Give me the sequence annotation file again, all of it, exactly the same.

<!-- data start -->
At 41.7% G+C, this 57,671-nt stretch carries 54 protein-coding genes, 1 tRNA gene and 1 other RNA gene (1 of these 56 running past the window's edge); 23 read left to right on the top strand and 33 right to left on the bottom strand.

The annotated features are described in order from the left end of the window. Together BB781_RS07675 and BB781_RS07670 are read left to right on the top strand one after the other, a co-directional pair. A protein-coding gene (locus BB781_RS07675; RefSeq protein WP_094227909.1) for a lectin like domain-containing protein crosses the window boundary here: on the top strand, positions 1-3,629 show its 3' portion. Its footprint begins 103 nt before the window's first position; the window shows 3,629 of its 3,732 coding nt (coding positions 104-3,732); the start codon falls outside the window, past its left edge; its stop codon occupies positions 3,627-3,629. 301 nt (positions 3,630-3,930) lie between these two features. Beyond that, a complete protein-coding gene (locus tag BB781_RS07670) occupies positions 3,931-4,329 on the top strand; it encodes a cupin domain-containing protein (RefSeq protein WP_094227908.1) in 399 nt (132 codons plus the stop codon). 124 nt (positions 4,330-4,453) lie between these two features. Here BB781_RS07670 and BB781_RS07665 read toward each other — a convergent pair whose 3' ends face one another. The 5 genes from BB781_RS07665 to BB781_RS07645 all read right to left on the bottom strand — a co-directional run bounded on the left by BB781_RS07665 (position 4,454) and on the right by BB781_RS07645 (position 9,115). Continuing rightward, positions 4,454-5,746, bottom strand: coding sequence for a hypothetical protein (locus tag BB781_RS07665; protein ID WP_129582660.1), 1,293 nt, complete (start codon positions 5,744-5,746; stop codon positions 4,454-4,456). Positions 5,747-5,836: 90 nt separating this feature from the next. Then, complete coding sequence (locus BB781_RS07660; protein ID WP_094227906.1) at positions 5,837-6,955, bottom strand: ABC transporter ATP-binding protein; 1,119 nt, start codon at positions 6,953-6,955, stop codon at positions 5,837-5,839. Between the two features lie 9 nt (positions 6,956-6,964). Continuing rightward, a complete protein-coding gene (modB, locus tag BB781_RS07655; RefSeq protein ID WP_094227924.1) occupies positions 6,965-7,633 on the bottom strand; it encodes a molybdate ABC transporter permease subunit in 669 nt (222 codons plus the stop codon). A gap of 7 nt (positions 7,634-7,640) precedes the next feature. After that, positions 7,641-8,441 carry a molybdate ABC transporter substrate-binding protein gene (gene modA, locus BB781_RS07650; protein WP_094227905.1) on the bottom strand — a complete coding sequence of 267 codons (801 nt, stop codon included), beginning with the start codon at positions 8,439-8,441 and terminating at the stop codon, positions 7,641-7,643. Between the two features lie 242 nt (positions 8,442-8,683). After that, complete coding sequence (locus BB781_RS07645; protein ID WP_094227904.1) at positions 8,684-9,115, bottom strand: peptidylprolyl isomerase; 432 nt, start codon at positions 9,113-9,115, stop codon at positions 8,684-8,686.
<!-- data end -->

At 41.7% G+C, this 57,671-nt stretch carries 54 protein-coding genes, 1 tRNA gene and 1 other RNA gene (1 of these 56 running past the window's edge); 23 read left to right on the top strand and 33 right to left on the bottom strand.

The annotated features are described in order from the left end of the window. Together BB781_RS07675 and BB781_RS07670 are read left to right on the top strand one after the other, a co-directional pair. A protein-coding gene (locus BB781_RS07675; RefSeq protein WP_094227909.1) for a lectin like domain-containing protein crosses the window boundary here: on the top strand, positions 1-3,629 show its 3' portion. Its footprint begins 103 nt before the window's first position; the window shows 3,629 of its 3,732 coding nt (coding positions 104-3,732); the start codon falls outside the window, past its left edge; its stop codon occupies positions 3,627-3,629. 301 nt (positions 3,630-3,930) lie between these two features. Beyond that, a complete protein-coding gene (locus tag BB781_RS07670) occupies positions 3,931-4,329 on the top strand; it encodes a cupin domain-containing protein (RefSeq protein WP_094227908.1) in 399 nt (132 codons plus the stop codon). 124 nt (positions 4,330-4,453) lie between these two features. Here BB781_RS07670 and BB781_RS07665 read toward each other — a convergent pair whose 3' ends face one another. The 5 genes from BB781_RS07665 to BB781_RS07645 all read right to left on the bottom strand — a co-directional run bounded on the left by BB781_RS07665 (position 4,454) and on the right by BB781_RS07645 (position 9,115). Continuing rightward, positions 4,454-5,746, bottom strand: coding sequence for a hypothetical protein (locus tag BB781_RS07665; protein ID WP_129582660.1), 1,293 nt, complete (start codon positions 5,744-5,746; stop codon positions 4,454-4,456). Positions 5,747-5,836: 90 nt separating this feature from the next. Then, complete coding sequence (locus BB781_RS07660; protein ID WP_094227906.1) at positions 5,837-6,955, bottom strand: ABC transporter ATP-binding protein; 1,119 nt, start codon at positions 6,953-6,955, stop codon at positions 5,837-5,839. Between the two features lie 9 nt (positions 6,956-6,964). Continuing rightward, a complete protein-coding gene (modB, locus tag BB781_RS07655; RefSeq protein ID WP_094227924.1) occupies positions 6,965-7,633 on the bottom strand; it encodes a molybdate ABC transporter permease subunit in 669 nt (222 codons plus the stop codon). A gap of 7 nt (positions 7,634-7,640) precedes the next feature. After that, positions 7,641-8,441 carry a molybdate ABC transporter substrate-binding protein gene (gene modA, locus BB781_RS07650; protein WP_094227905.1) on the bottom strand — a complete coding sequence of 267 codons (801 nt, stop codon included), beginning with the start codon at positions 8,439-8,441 and terminating at the stop codon, positions 7,641-7,643. Between the two features lie 242 nt (positions 8,442-8,683). After that, complete coding sequence (locus BB781_RS07645; protein ID WP_094227904.1) at positions 8,684-9,115, bottom strand: peptidylprolyl isomerase; 432 nt, start codon at positions 9,113-9,115, stop codon at positions 8,684-8,686.